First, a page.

Wildlife – Love you – Love you not
When it comes to our yards we all have our mixed feelings in regards to wildlife, large or small, from deer to butterflies. In many areas where the natural habitat of wildlife, especially deer, has been eradicated to make space for housing, the deer have no choice but to stay and try to survive on the plant material available to them.
We love to see deer grazing in the park nearby but that feeling changes when they are pruning our shrubs in a non- professional way. We invite butterflies and hummingbirds into our yards but wasps are not welcome.
For a designer the challenge is to choose from an already limited pallet of prairie hardy trees, shrubs and perennials to select the ones which are not on the buffet menu for the deer and have the flower power to invite the butterflies but without the ripening fruit which attracts the wasps. Of course one can keep the wildlife out of a yard by installing a fence around it, but often this is not the open look clients would like to see.
When selecting plants for a yard layout a designer has to consider their size, shape, foliage and flower colour, the flowering time and light situation, while applying some of the main design principles such as ‘Form’, ‘Scale’ and ‘Unity’ . Combining these guidelines with the deer and butterfly objectives severely limits the number of available plants.
Deer in general stay away from highly aromatic plants and plants with thorns. They also don’t favour other plants but unfortunately their tastes often seem to change from one year to another. Designers and horticulturists have created plant categories by observation and networking such as ‘occasionally nibbled on’, ‘severely damaged’ etc. to be able to make an ‘educated’ choice.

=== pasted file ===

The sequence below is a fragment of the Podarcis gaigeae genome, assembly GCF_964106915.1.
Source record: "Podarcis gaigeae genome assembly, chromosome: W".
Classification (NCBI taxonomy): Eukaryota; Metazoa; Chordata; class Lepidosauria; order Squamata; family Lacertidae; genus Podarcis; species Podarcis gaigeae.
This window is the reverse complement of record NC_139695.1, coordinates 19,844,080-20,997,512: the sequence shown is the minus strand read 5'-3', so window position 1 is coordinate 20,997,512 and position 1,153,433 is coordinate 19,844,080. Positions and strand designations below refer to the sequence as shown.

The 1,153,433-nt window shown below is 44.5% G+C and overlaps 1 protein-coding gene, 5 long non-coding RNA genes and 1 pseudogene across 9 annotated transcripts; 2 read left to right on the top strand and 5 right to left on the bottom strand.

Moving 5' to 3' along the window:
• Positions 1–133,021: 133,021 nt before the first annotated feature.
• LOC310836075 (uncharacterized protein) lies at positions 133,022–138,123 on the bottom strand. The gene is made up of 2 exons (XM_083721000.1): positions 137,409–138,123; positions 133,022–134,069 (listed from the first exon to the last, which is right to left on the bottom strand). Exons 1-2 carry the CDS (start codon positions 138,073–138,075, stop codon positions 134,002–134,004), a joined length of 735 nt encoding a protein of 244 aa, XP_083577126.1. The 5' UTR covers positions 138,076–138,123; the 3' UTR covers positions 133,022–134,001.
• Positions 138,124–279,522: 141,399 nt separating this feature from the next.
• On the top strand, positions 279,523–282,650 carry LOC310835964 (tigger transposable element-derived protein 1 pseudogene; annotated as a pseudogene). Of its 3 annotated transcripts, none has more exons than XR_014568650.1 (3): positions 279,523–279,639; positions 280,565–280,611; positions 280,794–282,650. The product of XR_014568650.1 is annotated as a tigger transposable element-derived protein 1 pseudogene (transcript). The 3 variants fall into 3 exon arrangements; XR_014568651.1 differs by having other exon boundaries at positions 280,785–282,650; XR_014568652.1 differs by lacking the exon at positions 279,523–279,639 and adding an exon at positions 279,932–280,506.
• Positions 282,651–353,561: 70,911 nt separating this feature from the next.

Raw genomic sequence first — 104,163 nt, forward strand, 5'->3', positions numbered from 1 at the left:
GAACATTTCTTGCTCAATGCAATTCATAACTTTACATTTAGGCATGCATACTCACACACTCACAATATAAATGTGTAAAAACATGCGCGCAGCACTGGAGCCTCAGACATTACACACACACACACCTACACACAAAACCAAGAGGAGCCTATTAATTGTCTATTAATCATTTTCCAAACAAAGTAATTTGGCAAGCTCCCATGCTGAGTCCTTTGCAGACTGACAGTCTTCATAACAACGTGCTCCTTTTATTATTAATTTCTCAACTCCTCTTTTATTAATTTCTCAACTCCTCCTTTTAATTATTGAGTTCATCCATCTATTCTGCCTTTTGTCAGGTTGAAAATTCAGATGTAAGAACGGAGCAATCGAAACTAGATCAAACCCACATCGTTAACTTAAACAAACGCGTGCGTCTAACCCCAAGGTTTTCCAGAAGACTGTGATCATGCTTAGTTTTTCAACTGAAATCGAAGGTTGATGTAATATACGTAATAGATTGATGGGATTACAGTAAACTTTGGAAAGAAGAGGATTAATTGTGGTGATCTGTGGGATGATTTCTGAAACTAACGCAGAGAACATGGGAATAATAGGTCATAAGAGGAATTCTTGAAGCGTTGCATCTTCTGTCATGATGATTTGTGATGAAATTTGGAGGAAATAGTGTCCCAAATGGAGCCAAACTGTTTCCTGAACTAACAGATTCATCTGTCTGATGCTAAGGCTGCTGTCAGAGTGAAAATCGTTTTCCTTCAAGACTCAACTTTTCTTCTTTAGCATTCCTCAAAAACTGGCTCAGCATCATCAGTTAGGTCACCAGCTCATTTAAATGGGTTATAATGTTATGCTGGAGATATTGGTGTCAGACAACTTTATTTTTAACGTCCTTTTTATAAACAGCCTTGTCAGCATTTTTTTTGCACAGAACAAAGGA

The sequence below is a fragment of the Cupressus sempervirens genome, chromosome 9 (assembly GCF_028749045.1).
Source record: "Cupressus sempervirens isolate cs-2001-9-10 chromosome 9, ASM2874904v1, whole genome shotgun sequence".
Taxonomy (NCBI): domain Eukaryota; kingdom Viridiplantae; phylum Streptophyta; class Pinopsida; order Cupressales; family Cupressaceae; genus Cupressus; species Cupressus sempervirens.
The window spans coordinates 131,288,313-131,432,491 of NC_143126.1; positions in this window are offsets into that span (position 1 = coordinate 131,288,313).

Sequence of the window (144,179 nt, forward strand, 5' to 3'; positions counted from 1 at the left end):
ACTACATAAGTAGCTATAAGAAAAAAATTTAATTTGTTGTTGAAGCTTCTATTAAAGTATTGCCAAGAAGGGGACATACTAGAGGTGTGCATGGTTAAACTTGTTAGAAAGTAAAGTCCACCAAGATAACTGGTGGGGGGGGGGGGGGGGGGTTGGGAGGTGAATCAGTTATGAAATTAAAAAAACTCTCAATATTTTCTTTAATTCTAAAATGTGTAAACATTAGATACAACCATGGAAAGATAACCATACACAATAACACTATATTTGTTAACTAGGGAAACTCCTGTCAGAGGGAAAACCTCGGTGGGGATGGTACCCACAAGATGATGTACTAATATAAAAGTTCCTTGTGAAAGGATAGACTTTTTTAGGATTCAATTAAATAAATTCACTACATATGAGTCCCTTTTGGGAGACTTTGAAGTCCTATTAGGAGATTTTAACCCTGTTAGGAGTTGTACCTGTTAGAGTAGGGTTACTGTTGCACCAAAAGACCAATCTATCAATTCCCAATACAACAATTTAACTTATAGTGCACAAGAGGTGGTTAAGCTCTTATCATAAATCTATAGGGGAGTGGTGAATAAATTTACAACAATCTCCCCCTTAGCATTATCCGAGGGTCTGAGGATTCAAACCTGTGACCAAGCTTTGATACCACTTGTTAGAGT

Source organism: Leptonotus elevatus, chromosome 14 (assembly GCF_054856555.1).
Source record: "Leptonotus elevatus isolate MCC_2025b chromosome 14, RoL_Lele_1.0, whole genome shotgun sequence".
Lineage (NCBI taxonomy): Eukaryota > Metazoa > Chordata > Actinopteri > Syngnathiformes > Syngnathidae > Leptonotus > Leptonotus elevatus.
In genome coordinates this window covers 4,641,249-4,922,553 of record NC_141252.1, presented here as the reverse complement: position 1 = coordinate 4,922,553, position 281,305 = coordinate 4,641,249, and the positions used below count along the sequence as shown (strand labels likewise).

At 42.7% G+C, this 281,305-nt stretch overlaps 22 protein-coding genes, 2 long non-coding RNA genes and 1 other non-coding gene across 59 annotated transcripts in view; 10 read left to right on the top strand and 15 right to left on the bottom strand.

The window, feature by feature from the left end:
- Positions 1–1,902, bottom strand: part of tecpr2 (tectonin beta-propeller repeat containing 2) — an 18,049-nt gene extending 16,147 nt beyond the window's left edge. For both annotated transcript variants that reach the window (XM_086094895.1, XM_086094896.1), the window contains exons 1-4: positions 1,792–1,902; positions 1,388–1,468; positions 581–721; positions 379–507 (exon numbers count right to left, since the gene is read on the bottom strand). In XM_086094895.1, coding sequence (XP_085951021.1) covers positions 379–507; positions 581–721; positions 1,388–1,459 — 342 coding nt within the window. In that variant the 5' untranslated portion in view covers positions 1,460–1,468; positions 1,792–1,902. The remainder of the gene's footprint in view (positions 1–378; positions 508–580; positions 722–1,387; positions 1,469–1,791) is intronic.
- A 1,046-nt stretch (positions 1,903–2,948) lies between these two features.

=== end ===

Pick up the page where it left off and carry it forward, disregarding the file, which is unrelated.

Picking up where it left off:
Butterflies are attracted by sweet-, pungent- and acrid-smelling flowers that are orange, yellow, pink, purple and red. To simply attract butterflies to a garden or yard, I integrate flowers which are rich sources of nectar. But to really encourage butterflies to hang out – and spend much of the year in the yard, I would also need to include the host plants upon which they lay their eggs. In other words, integrating plants for the explicit purpose of being eaten! For example, milkweed (called “butterfly weed”), is the host plant for Monarch butterflies.
The most distinctive feature of a hummingbird-pollinated flower is its shape. These flowers have long, narrow central tubes designed to force a hummingbird to stick its long beak inside, brushing its head or body against the flowers’ reproductive organs. These flowers often droop or hang pendulously and have modified petals that accommodate the hovering feeding activity of the bird.
The issue with wasps is that they love decaying fruit and usually show up in late summer when their food source is plentiful. As a designer I have to make sure to place shrubs and trees with larger fruit as much as possible away from the entertainment areas where people sit and eat. Sometimes, especially when clients have allergic reactions, fruit bearing trees have to be left out.
My responsibility as a designer is to give the clients the best possible yard solutions for any situation created by nature’s creatures.